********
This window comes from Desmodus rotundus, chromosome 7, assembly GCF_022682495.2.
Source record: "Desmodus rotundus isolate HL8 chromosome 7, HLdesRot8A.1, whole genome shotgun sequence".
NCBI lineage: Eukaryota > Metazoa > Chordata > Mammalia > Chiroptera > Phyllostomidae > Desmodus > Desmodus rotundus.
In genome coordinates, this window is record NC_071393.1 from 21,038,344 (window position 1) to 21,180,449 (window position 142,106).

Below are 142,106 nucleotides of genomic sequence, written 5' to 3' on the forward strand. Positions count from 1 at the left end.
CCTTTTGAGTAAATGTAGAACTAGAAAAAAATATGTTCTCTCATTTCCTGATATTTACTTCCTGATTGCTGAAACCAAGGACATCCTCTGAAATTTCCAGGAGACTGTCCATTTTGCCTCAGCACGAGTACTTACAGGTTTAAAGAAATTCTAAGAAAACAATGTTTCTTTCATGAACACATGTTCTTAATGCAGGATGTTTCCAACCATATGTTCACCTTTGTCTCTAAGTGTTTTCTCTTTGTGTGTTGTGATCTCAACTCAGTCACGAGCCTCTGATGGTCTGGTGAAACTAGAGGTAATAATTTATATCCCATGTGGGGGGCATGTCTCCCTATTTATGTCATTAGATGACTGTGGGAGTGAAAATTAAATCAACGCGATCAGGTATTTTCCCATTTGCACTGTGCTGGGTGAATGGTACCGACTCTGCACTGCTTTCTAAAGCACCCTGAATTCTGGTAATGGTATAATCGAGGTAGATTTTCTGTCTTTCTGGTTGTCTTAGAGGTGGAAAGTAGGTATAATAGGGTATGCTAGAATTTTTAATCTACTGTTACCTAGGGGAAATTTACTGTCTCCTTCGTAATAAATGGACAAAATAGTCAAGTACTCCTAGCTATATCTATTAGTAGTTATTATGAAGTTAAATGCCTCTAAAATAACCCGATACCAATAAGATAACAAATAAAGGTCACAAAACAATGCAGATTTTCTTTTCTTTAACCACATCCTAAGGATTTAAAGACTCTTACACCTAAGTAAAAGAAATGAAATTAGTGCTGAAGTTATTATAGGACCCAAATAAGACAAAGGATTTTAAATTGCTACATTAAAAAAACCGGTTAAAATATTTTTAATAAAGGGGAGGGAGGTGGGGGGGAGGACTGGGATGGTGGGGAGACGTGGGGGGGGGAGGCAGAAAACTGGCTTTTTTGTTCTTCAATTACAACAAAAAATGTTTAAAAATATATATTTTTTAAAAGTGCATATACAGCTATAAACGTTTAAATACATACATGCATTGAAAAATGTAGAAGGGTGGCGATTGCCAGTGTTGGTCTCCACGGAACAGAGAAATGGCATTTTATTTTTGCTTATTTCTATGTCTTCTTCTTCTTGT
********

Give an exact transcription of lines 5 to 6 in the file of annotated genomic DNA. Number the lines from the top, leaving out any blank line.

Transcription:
Below are 142,106 nucleotides of genomic sequence, written 5' to 3' on the forward strand. Positions count from 1 at the left end.
CCTTTTGAGTAAATGTAGAACTAGAAAAAAATATGTTCTCTCATTTCCTGATATTTACTTCCTGATTGCTGAAACCAAGGACATCCTCTGAAATTTCCAGGAGACTGTCCATTTTGCCTCAGCACGAGTACTTACAGGTTTAAAGAAATTCTAAGAAAACAATGTTTCTTTCATGAACACATGTTCTTAATGCAGGATGTTTCCAACCATATGTTCACCTTTGTCTCTAAGTGTTTTCTCTTTGTGTGTTGTGATCTCAACTCAGTCACGAGCCTCTGATGGTCTGGTGAAACTAGAGGTAATAATTTATATCCCATGTGGGGGGCATGTCTCCCTATTTATGTCATTAGATGACTGTGGGAGTGAAAATTAAATCAACGCGATCAGGTATTTTCCCATTTGCACTGTGCTGGGTGAATGGTACCGACTCTGCACTGCTTTCTAAAGCACCCTGAATTCTGGTAATGGTATAATCGAGGTAGATTTTCTGTCTTTCTGGTTGTCTTAGAGGTGGAAAGTAGGTATAATAGGGTATGCTAGAATTTTTAATCTACTGTTACCTAGGGGAAATTTACTGTCTCCTTCGTAATAAATGGACAAAATAGTCAAGTACTCCTAGCTATATCTATTAGTAGTTATTATGAAGTTAAATGCCTCTAAAATAACCCGATACCAATAAGATAACAAATAAAGGTCACAAAACAATGCAGATTTTCTTTTCTTTAACCACATCCTAAGGATTTAAAGACTCTTACACCTAAGTAAAAGAAATGAAATTAGTGCTGAAGTTATTATAGGACCCAAATAAGACAAAGGATTTTAAATTGCTACATTAAAAAAACCGGTTAAAATATTTTTAATAAAGGGGAGGGAGGTGGGGGGGAGGACTGGGATGGTGGGGAGACGTGGGGGGGGGAGGCAGAAAACTGGCTTTTTTGTTCTTCAATTACAACAAAAAATGTTTAAAAATATATATTTTTTAAAAGTGCATATACAGCTATAAACGTTTAAATACATACATGCATTGAAAAATGTAGAAGGGTGGCGATTGCCAGTGTTGGTCTCCACGGAACAGAGAAATGGCATTTTATTTTTGCTTATTTCTATGTCTTCTTCTTCTTGT